Many other emerging trends will influence pharmaceutical packaging over the course of the next several years. “One thing customers are seeking from their suppliers is an increase in cleanliness and controls in packaging materials,” says Kl�ckner�s Sides. “That whole issue of control of environment will become more important. People want to make sure there are no foreign materials in the package.” Also, Sides expects more demand for high-barrier films. “They have a lower cost and have the best outcome,” he says. “Customers want to be assured of stability in their packaging, and that demand will grow.�

The market for contract packagers is also anticipated to grow. “In addition to that, I think you�ll see inventory being reduced and products being packaged “just in time,” or closer to the consumer,” says Berghahn. “It will result in less warehouse time and lower costs.�

Stockdale also sees a much bigger emphasis on cold-chain management. “Companies will continue to try to develop unified methodologies to validate the cold-chain process,” he says. “That's an emerging trend. How far do you extend validation, for example. Some companies extend it all the way to the doctors or pharmacists. I expect more of that."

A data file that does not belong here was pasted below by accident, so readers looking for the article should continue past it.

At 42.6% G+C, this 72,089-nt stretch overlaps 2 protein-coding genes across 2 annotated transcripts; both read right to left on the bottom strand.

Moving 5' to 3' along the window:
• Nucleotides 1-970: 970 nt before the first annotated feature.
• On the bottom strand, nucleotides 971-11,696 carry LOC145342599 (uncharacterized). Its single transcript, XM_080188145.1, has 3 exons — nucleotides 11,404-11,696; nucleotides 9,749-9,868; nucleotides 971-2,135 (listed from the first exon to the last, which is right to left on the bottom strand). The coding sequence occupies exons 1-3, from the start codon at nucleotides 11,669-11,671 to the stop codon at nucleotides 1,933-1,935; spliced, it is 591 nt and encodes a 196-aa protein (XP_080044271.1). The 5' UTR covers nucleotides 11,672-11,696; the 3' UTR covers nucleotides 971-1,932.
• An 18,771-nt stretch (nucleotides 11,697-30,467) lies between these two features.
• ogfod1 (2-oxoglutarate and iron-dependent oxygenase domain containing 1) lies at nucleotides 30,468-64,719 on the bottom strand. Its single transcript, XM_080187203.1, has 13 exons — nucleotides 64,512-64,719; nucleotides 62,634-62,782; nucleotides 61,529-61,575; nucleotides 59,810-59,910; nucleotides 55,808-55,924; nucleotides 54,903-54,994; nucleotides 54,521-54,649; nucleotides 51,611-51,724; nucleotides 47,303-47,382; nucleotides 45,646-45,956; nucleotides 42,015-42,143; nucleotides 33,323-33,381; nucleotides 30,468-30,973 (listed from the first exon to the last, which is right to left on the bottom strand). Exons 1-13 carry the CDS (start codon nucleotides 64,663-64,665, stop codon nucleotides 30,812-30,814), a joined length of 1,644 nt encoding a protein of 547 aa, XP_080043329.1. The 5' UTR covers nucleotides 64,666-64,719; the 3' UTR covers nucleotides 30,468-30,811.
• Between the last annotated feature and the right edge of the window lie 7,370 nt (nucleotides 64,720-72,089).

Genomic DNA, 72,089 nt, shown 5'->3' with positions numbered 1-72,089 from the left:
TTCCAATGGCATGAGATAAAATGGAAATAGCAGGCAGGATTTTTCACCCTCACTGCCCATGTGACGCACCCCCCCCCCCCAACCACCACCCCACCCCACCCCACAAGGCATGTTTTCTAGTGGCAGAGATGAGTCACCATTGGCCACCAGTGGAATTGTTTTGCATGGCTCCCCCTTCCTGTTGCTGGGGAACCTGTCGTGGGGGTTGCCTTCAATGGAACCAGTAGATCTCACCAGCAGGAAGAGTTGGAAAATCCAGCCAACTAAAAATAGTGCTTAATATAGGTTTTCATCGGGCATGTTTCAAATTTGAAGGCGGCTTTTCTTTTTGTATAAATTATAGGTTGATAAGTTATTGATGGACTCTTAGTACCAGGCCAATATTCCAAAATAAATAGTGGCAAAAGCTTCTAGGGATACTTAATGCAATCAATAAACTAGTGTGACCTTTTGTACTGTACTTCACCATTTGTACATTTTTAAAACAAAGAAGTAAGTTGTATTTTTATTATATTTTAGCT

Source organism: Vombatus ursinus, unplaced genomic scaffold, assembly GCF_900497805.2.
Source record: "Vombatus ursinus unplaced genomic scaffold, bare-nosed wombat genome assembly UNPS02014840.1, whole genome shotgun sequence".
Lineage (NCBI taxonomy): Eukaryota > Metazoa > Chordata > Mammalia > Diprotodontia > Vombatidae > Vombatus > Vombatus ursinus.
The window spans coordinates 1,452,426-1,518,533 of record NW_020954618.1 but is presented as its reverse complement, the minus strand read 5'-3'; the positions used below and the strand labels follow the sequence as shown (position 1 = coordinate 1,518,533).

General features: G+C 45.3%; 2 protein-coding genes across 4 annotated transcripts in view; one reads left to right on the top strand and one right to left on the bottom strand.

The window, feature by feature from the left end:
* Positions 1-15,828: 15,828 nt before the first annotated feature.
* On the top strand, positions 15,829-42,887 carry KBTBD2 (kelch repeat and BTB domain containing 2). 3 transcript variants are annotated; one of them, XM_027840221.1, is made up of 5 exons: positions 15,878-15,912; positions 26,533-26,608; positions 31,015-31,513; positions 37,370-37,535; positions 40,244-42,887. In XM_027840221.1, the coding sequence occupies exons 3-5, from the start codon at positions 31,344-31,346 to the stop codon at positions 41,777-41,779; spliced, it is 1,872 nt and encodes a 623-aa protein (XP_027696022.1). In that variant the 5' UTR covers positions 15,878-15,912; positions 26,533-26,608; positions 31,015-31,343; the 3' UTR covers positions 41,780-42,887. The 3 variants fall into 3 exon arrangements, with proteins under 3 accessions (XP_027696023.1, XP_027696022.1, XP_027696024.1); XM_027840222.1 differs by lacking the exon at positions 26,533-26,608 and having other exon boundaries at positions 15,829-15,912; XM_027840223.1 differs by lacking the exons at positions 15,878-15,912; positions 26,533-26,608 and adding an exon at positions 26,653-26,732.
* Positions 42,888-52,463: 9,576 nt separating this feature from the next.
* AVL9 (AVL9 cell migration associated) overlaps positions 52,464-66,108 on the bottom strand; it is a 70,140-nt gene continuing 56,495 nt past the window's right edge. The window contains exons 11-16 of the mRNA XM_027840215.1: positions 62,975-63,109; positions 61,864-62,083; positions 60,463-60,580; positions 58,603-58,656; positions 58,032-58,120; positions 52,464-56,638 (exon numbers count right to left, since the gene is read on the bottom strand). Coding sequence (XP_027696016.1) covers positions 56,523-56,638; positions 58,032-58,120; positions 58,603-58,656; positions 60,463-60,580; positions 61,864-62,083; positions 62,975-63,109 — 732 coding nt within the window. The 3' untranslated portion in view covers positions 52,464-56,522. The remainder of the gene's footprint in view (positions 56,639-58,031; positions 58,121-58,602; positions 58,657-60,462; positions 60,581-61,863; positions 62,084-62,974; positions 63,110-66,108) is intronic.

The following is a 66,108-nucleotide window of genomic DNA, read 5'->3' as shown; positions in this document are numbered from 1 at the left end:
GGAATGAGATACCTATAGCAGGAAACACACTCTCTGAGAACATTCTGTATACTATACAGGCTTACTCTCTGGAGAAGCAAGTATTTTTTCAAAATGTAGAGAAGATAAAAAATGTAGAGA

Stockdale also expects more companies to look at closed filling systems to reduce microbial risk. “Aseptic processing and barrier isolation will only become bigger factors in packaging,” he predicts. He also sees an emphasis on “lean” manufacturing and more vendor-managed inventory programs. In addition, the relatively new concept of Process Analytical Technology (PAT) will attract more interest.

No matter which trends ultimately transpire, and how much pharmaceutical packaging grows in the near future, the same general concept will likely continue to appear. “Reducing costs and gaining efficiency are what packagers care most about,” says Stockdale. “Those are the two things that they’re always going to focus on.”